Happy Birthday!

Ever wonder what happens to that balloon that slipped from your fingers as a kid? What goes up must come down. This particular happy birthday balloon was found 30 km from the closest town, but it probably came from much further away. It wasn’t Matt’s birthday, but it did bring some much needed entertainment to the day!

Jack’s and Jane’s of all trades

Working in the field of archaeology requires more than a good eye to spot artifacts and a willingness to work away from home. Archaeologists are required to be a “Jane of all trades” meaning we have to be able to keep a cool head when things don’t go our way and  problem solve our ways out of it. Whether this means fixing a tire on the side of the highway, MacGyvering an ATV repair or getting our ATVs out of sticky situations.

Careers in Archaeology


The most common career in archaeology is that of a consulting archaeologist. Consulting archaeologists work in the field of Historic Resource Management or Cultural Resource Management (CRM). People in this line of work generally work on Historic Resource Impact Assessments of planned developments before construction is started. The responsibility of consulting archaeologists is to identify historic resources and make recommendations as to how to manage those resources when they might be impacted by proposed developments. Most work conducted by consulting archaeologists is archaeological survey, rather than excavation. This work is typically done between the months of May and November and the winter months are spent writing reports. In some jurisdictions (northeastern British Columbia for example) field work can continue year-round with adaptations made to conduct work during the winter months. Supervisors and project managers typically have a Masters degree level of education. There are often seasonal positions for archaeologists with a Bachelor’s degree.

Tim Allan digging a shovel test in 2015


Some archaeologists work in universities as professors who teach classes during the school year. Over the summer and throughout the year they publish articles about their research. This may involve conducting detailed excavations of known archaeological / historic resource sites to learn about the lives of people in the past and to answer research questions. Some academic archaeologists focus on artifact reproduction and other experimental techniques to learn about past lifeways, while others use scientific methods such as isotopic analysis or ancient DNA to learn about specific topics, for example past human migration and diet. Academic archaeologists tend to do less field work, and often because they are restricted in time owing to teaching responsibilities they revisit the same site to excavate for short periods year after year (for example L’Anse aux Meadows was excavated over the course of eight summers). The focus of academic archaeology tends to be more theoretical and analytical work. Archaeologists working in universities generally have a PhD level of education and post-doctorate experience.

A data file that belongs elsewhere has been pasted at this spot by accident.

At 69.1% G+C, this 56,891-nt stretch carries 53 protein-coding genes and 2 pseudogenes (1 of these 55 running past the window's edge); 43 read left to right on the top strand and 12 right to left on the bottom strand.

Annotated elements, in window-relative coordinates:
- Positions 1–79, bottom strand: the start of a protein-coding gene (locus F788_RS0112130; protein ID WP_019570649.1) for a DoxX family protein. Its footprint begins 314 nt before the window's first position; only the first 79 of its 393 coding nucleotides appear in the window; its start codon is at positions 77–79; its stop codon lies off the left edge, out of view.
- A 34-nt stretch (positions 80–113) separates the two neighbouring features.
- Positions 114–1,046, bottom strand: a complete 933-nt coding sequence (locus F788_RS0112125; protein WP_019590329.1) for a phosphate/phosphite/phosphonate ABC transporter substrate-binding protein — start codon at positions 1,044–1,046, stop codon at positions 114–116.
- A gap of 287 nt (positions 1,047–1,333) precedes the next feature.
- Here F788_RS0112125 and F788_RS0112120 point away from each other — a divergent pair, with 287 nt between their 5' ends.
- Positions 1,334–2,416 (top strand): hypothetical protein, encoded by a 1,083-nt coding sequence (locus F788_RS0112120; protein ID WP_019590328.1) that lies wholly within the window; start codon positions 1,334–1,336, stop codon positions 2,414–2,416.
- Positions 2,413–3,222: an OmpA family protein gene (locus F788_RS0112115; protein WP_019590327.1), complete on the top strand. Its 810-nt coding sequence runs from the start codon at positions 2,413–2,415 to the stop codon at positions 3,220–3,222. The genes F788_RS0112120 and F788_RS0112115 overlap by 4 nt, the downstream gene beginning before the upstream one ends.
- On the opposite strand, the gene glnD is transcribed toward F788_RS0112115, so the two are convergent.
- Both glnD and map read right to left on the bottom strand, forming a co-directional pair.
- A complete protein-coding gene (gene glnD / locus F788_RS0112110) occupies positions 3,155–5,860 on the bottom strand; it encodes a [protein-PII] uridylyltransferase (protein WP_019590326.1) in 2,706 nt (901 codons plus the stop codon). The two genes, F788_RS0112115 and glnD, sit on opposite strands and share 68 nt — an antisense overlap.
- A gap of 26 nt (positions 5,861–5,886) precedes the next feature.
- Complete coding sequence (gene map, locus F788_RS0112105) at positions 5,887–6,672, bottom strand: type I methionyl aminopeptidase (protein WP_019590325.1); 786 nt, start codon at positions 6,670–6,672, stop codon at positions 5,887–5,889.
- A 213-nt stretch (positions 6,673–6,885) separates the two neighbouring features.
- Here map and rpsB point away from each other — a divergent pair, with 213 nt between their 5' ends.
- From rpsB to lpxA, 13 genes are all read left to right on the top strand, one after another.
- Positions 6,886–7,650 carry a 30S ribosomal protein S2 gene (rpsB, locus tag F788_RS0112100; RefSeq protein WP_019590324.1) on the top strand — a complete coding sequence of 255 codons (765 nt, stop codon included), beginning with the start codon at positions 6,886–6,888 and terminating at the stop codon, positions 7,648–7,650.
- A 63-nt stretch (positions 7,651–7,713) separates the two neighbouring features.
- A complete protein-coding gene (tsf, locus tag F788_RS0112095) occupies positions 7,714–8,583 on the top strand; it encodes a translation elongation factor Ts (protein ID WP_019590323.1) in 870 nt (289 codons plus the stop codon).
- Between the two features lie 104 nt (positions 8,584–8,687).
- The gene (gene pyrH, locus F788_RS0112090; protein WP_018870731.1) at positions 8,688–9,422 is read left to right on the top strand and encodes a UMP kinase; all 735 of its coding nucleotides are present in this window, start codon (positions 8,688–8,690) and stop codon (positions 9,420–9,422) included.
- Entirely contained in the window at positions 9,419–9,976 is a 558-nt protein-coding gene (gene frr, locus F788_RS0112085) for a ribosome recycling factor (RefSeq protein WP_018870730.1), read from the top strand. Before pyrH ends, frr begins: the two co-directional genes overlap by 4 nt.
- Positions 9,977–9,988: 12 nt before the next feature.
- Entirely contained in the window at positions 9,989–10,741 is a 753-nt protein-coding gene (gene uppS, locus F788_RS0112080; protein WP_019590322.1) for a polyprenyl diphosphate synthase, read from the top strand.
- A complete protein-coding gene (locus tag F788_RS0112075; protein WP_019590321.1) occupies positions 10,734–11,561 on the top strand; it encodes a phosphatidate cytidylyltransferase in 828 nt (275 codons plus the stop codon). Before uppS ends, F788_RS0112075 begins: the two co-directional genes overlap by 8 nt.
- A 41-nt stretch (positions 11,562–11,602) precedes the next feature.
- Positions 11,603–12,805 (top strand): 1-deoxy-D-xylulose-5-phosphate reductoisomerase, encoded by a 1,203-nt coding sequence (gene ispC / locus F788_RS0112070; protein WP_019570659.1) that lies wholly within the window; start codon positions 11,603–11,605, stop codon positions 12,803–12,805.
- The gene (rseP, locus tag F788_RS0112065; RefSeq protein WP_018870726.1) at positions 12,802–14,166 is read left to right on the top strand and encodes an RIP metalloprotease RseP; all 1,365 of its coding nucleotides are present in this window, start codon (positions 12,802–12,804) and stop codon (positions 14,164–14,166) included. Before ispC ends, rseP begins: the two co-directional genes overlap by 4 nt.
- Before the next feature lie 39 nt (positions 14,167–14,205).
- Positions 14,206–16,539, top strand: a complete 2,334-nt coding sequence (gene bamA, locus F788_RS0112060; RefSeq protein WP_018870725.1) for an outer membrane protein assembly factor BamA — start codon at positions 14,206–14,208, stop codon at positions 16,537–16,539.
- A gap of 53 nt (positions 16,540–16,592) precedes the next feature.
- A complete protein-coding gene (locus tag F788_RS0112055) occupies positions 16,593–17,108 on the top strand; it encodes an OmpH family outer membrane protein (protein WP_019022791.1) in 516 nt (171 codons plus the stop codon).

Jobs in museums are less common for archaeologists but do exist. These archaeologists work as curators creating exhibits at the museum for the general public, lead tours of the museum and special collections and conduct research and publish journal articles of their findings. Research projects done by museums tend to be smaller in scale than those done by universities as funding is less available (university research is often funded by grants that are only available to students or academics) and free student labour is harder to come by. Conservators are specialized archaeologists who work to preserve artifacts and maintain optimal storage conditions for those artifacts (appropriate humidity and temperature are examples). Most artifact conservation positions are at museums. Conservators often do a more in depth analysis of artifacts after they are received at the museum than the researcher may do as they need to know the exact chemical make up of the artifact in order to best preserve it. An archaeologist may only need to state in their research that an artifact is metal, but a conservationist needs to know exactly what kind of metal that is to best protect it. Conservators often have a background in archaeology but attain specialized graduate degrees in conservation or museum studies specifically related to conservation of artifacts. These positions are usually held by persons with a Masters degree or PhD.


The provincial government employs archaeologists to oversee the work of the archaeologists within the province. Archaeologists working for the government review permit applications, grant archaeological research permits and they review the work of the consulting and academic archaeologists by means of a review of the reports submitted upon the completion of a project. The folks at the government provide guidance to field archaeologists and manage the Archaeological Site Inventory, where all the site information is submitted and compiled into a searchable database. The federal government also employs a handful of archaeologists to do research projects. These research projects are usually done though Parks Canada or the Canadian Museum of History. A recent example is the underwater archaeological investigation to find the missing ships from the Franklin expedition. These positions are usually held by persons with a Masters degree or PhD.

Kurtis Blaikie-Birkigt volunteering on an Alberta government research project in 2012.

St. Louis Catholic Church

We get to do a lot of traveling around Alberta during the summer. Sometimes when time permits, we get to stop at local attractions. During a recent trip to Fort Vermilion we made a stop at St. Louis Catholic Church in what is locally referred to as ‘Buttertown’. This church was built in 1906-1909.

Check out the Fort Vermilion Heritage Center website for more information about the church and other attractions in the area